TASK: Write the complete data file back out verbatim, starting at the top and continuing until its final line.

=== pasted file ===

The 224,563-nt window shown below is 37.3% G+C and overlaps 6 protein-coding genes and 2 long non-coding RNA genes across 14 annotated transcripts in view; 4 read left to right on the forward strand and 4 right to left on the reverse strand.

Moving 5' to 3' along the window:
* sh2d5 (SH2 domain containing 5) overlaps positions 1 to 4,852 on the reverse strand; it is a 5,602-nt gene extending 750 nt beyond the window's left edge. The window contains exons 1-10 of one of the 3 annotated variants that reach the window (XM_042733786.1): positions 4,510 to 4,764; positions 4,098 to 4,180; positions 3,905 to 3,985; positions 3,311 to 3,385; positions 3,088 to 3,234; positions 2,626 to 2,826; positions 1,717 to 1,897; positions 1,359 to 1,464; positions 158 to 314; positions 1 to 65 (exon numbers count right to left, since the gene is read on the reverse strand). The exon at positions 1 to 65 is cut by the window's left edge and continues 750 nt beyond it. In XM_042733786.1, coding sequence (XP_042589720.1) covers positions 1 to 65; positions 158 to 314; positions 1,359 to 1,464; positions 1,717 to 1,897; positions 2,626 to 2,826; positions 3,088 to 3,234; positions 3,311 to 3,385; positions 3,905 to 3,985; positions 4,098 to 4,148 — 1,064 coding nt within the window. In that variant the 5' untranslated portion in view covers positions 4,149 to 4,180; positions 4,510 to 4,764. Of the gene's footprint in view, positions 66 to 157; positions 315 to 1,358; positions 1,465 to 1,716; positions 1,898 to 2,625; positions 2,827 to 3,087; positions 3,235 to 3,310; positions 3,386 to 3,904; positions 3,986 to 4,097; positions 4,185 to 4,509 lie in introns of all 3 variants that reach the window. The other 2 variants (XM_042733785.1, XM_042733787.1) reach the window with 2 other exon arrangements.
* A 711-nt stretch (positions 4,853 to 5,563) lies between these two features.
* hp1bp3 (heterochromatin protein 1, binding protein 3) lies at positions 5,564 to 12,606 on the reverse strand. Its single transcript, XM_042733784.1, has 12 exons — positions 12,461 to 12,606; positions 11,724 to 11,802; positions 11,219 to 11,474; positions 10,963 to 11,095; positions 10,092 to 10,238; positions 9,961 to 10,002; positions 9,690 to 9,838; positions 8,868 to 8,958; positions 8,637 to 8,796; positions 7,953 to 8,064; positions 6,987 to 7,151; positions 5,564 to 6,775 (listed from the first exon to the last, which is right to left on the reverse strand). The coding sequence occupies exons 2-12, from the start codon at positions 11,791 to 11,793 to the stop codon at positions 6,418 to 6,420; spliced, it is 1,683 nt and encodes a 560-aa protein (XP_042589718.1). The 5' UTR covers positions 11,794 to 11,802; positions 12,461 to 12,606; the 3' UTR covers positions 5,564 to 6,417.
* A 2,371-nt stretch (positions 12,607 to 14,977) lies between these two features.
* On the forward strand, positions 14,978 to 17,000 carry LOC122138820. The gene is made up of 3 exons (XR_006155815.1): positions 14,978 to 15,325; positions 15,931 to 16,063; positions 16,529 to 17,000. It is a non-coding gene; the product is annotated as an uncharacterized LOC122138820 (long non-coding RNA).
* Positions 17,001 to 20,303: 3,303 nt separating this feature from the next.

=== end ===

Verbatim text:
The 224,563-nt window shown below is 37.3% G+C and overlaps 6 protein-coding genes and 2 long non-coding RNA genes across 14 annotated transcripts in view; 4 read left to right on the forward strand and 4 right to left on the reverse strand.

Moving 5' to 3' along the window:
* sh2d5 (SH2 domain containing 5) overlaps positions 1 to 4,852 on the reverse strand; it is a 5,602-nt gene extending 750 nt beyond the window's left edge. The window contains exons 1-10 of one of the 3 annotated variants that reach the window (XM_042733786.1): positions 4,510 to 4,764; positions 4,098 to 4,180; positions 3,905 to 3,985; positions 3,311 to 3,385; positions 3,088 to 3,234; positions 2,626 to 2,826; positions 1,717 to 1,897; positions 1,359 to 1,464; positions 158 to 314; positions 1 to 65 (exon numbers count right to left, since the gene is read on the reverse strand). The exon at positions 1 to 65 is cut by the window's left edge and continues 750 nt beyond it. In XM_042733786.1, coding sequence (XP_042589720.1) covers positions 1 to 65; positions 158 to 314; positions 1,359 to 1,464; positions 1,717 to 1,897; positions 2,626 to 2,826; positions 3,088 to 3,234; positions 3,311 to 3,385; positions 3,905 to 3,985; positions 4,098 to 4,148 — 1,064 coding nt within the window. In that variant the 5' untranslated portion in view covers positions 4,149 to 4,180; positions 4,510 to 4,764. Of the gene's footprint in view, positions 66 to 157; positions 315 to 1,358; positions 1,465 to 1,716; positions 1,898 to 2,625; positions 2,827 to 3,087; positions 3,235 to 3,310; positions 3,386 to 3,904; positions 3,986 to 4,097; positions 4,185 to 4,509 lie in introns of all 3 variants that reach the window. The other 2 variants (XM_042733785.1, XM_042733787.1) reach the window with 2 other exon arrangements.
* A 711-nt stretch (positions 4,853 to 5,563) lies between these two features.
* hp1bp3 (heterochromatin protein 1, binding protein 3) lies at positions 5,564 to 12,606 on the reverse strand. Its single transcript, XM_042733784.1, has 12 exons — positions 12,461 to 12,606; positions 11,724 to 11,802; positions 11,219 to 11,474; positions 10,963 to 11,095; positions 10,092 to 10,238; positions 9,961 to 10,002; positions 9,690 to 9,838; positions 8,868 to 8,958; positions 8,637 to 8,796; positions 7,953 to 8,064; positions 6,987 to 7,151; positions 5,564 to 6,775 (listed from the first exon to the last, which is right to left on the reverse strand). The coding sequence occupies exons 2-12, from the start codon at positions 11,791 to 11,793 to the stop codon at positions 6,418 to 6,420; spliced, it is 1,683 nt and encodes a 560-aa protein (XP_042589718.1). The 5' UTR covers positions 11,794 to 11,802; positions 12,461 to 12,606; the 3' UTR covers positions 5,564 to 6,417.
* A 2,371-nt stretch (positions 12,607 to 14,977) lies between these two features.
* On the forward strand, positions 14,978 to 17,000 carry LOC122138820. The gene is made up of 3 exons (XR_006155815.1): positions 14,978 to 15,325; positions 15,931 to 16,063; positions 16,529 to 17,000. It is a non-coding gene; the product is annotated as an uncharacterized LOC122138820 (long non-coding RNA).
* Positions 17,001 to 20,303: 3,303 nt separating this feature from the next.